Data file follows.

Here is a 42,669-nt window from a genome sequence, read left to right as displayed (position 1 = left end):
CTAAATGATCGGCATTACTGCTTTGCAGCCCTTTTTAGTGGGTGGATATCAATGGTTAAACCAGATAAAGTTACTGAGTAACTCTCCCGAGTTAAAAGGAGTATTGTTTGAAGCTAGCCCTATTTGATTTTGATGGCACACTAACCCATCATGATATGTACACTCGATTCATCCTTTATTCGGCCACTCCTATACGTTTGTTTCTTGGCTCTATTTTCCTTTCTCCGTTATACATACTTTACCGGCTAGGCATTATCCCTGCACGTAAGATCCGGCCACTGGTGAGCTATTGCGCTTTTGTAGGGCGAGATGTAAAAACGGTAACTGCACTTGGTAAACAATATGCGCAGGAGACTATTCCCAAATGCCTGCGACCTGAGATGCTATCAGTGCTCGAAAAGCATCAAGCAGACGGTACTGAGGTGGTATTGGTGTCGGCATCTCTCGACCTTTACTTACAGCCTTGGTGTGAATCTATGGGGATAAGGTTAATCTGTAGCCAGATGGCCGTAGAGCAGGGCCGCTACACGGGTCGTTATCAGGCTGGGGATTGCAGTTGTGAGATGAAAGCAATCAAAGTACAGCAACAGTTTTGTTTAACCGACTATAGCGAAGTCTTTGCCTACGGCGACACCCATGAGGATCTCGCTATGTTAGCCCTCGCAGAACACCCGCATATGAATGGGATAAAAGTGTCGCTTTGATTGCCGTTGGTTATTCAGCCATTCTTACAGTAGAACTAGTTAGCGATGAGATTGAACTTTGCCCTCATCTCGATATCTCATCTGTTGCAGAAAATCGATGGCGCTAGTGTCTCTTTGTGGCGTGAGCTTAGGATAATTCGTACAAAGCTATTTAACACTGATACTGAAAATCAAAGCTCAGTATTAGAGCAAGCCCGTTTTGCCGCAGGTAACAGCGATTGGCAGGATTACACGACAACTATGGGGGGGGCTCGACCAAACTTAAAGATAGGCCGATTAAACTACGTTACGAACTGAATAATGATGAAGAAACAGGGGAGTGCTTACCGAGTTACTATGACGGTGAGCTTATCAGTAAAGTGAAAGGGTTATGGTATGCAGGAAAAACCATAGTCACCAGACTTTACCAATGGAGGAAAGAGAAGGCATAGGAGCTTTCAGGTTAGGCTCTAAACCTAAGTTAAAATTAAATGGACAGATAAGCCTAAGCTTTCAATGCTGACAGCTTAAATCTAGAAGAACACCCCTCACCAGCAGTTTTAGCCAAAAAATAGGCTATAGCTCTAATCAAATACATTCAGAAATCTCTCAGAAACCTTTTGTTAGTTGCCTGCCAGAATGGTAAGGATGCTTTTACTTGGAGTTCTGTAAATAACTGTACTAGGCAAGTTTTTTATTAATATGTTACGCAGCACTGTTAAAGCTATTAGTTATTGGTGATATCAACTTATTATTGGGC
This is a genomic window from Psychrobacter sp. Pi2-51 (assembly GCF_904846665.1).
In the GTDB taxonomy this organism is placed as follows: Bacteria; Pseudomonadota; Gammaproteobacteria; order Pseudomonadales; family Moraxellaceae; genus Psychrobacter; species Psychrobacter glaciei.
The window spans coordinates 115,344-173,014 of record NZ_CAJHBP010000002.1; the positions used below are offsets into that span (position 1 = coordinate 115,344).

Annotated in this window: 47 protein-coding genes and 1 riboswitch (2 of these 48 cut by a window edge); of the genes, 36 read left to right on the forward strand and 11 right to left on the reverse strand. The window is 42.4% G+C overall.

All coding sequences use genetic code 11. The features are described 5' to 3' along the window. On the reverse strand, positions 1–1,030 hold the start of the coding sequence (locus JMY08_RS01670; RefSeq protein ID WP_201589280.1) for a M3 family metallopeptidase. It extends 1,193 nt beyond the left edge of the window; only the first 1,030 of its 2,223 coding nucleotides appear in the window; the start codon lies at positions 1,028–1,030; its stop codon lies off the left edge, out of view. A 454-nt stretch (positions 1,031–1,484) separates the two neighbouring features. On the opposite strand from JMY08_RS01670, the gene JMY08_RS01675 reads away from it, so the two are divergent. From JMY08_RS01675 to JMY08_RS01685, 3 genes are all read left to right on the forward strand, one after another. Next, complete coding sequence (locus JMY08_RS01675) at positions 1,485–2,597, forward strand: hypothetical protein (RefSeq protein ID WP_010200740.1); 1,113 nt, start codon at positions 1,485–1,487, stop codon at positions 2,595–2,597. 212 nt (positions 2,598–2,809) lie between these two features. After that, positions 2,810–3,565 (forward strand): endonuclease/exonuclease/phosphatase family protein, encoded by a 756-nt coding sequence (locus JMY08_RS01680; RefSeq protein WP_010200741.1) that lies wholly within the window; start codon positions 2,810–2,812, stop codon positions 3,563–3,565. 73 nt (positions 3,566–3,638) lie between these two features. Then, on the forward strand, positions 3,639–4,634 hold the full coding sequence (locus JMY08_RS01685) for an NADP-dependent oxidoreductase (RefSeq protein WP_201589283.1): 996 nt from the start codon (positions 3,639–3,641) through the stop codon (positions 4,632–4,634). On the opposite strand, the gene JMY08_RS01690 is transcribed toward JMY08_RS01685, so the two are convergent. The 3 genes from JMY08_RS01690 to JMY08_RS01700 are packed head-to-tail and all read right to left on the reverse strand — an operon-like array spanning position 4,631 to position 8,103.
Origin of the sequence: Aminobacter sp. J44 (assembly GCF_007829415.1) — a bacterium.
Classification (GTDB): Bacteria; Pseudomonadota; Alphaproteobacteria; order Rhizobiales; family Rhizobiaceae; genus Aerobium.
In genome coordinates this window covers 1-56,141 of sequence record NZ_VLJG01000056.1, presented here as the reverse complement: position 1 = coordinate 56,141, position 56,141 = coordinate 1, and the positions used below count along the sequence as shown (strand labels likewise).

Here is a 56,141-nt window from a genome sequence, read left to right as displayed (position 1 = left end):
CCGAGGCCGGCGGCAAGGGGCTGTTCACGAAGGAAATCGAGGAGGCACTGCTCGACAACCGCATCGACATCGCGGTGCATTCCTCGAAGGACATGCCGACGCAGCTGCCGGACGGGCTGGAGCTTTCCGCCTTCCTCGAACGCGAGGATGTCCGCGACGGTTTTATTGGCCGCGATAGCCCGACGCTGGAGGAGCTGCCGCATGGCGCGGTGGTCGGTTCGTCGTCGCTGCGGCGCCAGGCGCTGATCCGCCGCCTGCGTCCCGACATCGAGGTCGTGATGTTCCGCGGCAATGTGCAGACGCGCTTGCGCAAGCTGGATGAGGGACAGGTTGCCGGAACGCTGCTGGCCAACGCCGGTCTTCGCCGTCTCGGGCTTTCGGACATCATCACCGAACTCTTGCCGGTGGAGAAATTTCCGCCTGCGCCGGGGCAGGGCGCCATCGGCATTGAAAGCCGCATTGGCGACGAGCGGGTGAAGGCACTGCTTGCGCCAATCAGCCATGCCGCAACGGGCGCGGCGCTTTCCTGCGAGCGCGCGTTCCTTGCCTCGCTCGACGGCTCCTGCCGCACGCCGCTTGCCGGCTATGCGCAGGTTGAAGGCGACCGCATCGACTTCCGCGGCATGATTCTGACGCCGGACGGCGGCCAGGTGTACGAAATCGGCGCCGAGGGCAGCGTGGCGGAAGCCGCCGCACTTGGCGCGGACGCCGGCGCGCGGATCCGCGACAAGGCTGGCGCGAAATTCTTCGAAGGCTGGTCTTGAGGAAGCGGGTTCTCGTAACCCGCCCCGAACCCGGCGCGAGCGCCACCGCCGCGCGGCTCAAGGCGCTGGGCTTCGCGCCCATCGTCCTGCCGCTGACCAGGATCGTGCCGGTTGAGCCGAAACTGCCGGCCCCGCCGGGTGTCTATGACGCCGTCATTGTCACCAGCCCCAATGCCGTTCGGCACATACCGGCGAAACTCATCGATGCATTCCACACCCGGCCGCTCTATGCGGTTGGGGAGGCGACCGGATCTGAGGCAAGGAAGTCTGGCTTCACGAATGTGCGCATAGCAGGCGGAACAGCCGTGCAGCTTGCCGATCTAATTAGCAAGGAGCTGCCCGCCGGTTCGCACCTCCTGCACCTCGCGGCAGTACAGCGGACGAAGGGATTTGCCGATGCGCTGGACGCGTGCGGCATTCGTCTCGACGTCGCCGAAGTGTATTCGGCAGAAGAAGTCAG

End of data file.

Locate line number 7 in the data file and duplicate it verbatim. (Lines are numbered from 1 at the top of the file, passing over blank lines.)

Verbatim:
All coding sequences use genetic code 11. The features are described 5' to 3' along the window. On the reverse strand, positions 1–1,030 hold the start of the coding sequence (locus JMY08_RS01670; RefSeq protein ID WP_201589280.1) for a M3 family metallopeptidase. It extends 1,193 nt beyond the left edge of the window; only the first 1,030 of its 2,223 coding nucleotides appear in the window; the start codon lies at positions 1,028–1,030; its stop codon lies off the left edge, out of view. A 454-nt stretch (positions 1,031–1,484) separates the two neighbouring features. On the opposite strand from JMY08_RS01670, the gene JMY08_RS01675 reads away from it, so the two are divergent. From JMY08_RS01675 to JMY08_RS01685, 3 genes are all read left to right on the forward strand, one after another. Next, complete coding sequence (locus JMY08_RS01675) at positions 1,485–2,597, forward strand: hypothetical protein (RefSeq protein ID WP_010200740.1); 1,113 nt, start codon at positions 1,485–1,487, stop codon at positions 2,595–2,597. 212 nt (positions 2,598–2,809) lie between these two features. After that, positions 2,810–3,565 (forward strand): endonuclease/exonuclease/phosphatase family protein, encoded by a 756-nt coding sequence (locus JMY08_RS01680; RefSeq protein WP_010200741.1) that lies wholly within the window; start codon positions 2,810–2,812, stop codon positions 3,563–3,565. 73 nt (positions 3,566–3,638) lie between these two features. Then, on the forward strand, positions 3,639–4,634 hold the full coding sequence (locus JMY08_RS01685) for an NADP-dependent oxidoreductase (RefSeq protein WP_201589283.1): 996 nt from the start codon (positions 3,639–3,641) through the stop codon (positions 4,632–4,634). On the opposite strand, the gene JMY08_RS01690 is transcribed toward JMY08_RS01685, so the two are convergent. The 3 genes from JMY08_RS01690 to JMY08_RS01700 are packed head-to-tail and all read right to left on the reverse strand — an operon-like array spanning position 4,631 to position 8,103.